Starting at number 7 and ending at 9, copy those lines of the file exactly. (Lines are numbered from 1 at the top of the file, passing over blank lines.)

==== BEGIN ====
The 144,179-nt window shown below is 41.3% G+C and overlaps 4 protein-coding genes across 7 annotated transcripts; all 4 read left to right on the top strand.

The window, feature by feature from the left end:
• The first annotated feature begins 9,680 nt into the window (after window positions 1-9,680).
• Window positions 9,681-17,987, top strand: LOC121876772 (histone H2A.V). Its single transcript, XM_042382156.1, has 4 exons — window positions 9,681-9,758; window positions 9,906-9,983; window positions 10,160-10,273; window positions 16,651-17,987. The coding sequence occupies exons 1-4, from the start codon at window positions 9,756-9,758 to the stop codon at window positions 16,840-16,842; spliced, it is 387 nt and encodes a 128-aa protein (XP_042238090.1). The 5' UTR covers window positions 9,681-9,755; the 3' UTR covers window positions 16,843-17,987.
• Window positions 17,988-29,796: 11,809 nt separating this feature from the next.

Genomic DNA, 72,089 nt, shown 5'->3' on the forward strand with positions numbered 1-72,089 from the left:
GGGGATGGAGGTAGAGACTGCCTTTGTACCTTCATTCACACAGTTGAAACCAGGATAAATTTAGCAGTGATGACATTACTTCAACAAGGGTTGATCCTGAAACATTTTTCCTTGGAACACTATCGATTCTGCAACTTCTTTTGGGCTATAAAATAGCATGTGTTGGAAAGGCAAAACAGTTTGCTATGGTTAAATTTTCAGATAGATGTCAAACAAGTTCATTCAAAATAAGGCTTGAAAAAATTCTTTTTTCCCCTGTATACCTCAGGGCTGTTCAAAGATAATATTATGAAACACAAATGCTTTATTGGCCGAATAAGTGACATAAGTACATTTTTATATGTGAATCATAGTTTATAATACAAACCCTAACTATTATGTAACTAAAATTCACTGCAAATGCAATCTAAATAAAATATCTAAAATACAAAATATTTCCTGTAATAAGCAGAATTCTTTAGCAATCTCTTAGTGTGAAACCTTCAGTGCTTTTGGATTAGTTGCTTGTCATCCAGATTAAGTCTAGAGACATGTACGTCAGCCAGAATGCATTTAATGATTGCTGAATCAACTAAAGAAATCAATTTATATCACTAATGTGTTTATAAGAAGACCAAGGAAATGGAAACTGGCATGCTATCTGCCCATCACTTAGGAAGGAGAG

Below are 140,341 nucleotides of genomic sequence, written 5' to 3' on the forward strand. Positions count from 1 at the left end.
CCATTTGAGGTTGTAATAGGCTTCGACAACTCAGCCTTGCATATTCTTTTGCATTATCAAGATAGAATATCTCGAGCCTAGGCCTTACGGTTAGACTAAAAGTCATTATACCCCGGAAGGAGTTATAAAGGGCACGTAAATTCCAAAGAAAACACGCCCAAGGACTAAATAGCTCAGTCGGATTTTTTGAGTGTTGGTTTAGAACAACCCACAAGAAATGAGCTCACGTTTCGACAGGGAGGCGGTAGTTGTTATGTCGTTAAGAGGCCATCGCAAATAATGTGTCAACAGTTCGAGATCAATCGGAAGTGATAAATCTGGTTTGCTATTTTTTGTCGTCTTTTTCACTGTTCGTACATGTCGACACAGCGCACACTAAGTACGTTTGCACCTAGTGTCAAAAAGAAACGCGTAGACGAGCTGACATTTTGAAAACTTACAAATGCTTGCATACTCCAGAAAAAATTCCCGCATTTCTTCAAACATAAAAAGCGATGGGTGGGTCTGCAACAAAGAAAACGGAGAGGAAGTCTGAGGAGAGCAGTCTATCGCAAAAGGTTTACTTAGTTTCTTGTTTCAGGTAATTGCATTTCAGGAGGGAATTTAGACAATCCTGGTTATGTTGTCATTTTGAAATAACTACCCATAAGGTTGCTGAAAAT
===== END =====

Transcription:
GGGGATGGAGGTAGAGACTGCCTTTGTACCTTCATTCACACAGTTGAAACCAGGATAAATTTAGCAGTGATGACATTACTTCAACAAGGGTTGATCCTGAAACATTTTTCCTTGGAACACTATCGATTCTGCAACTTCTTTTGGGCTATAAAATAGCATGTGTTGGAAAGGCAAAACAGTTTGCTATGGTTAAATTTTCAGATAGATGTCAAACAAGTTCATTCAAAATAAGGCTTGAAAAAATTCTTTTTTCCCCTGTATACCTCAGGGCTGTTCAAAGATAATATTATGAAACACAAATGCTTTATTGGCCGAATAAGTGACATAAGTACATTTTTATATGTGAATCATAGTTTATAATACAAACCCTAACTATTATGTAACTAAAATTCACTGCAAATGCAATCTAAATAAAATATCTAAAATACAAAATATTTCCTGTAATAAGCAGAATTCTTTAGCAATCTCTTAGTGTGAAACCTTCAGTGCTTTTGGATTAGTTGCTTGTCATCCAGATTAAGTCTAGAGACATGTACGTCAGCCAGAATGCATTTAATGATTGCTGAATCAACTAAAGAAATCAATTTATATCACTAATGTGTTTATAAGAAGACCAAGGAAATGGAAACTGGCATGCTATCTGCCCATCACTTAGGAAGGAGAG

Below are 140,341 nucleotides of genomic sequence, written 5' to 3' on the forward strand. Positions count from 1 at the left end.
CCATTTGAGGTTGTAATAGGCTTCGACAACTCAGCCTTGCATATTCTTTTGCATTATCAAGATAGAATATCTCGAGCCTAGGCCTTACGGTTAGACTAAAAGTCATTATACCCCGGAAGGAGTTATAAAGGGCACGTAAATTCCAAAGAAAACACGCCCAAGGACTAAATAGCTCAGTCGGATTTTTTGAGTGTTGGTTTAGAACAACCCACAAGAAATGAGCTCACGTTTCGACAGGGAGGCGGTAGTTGTTATGTCGTTAAGAGGCCATCGCAAATAATGTGTCAACAGTTCGAGATCAATCGGAAGTGATAAATCTGGTTTGCTATTTTTTGTCGTCTTTTTCACTGTTCGTACATGTCGACACAGCGCACACTAAGTACGTTTGCACCTAGTGTCAAAAAGAAACGCGTAGACGAGCTGACATTTTGAAAACTTACAAATGCTTGCATACTCCAGAAAAAATTCCCGCATTTCTTCAAACATAAAAAGCGATGGGTGGGTCTGCAACAAAGAAAACGGAGAGGAAGTCTGAGGAGAGCAGTCTATCGCAAAAGGTTTACTTAGTTTCTTGTTTCAGGTAATTGCATTTCAGGAGGGAATTTAGACAATCCTGGTTATGTTGTCATTTTGAAATAACTACCCATAAGGTTGCTGAAAAT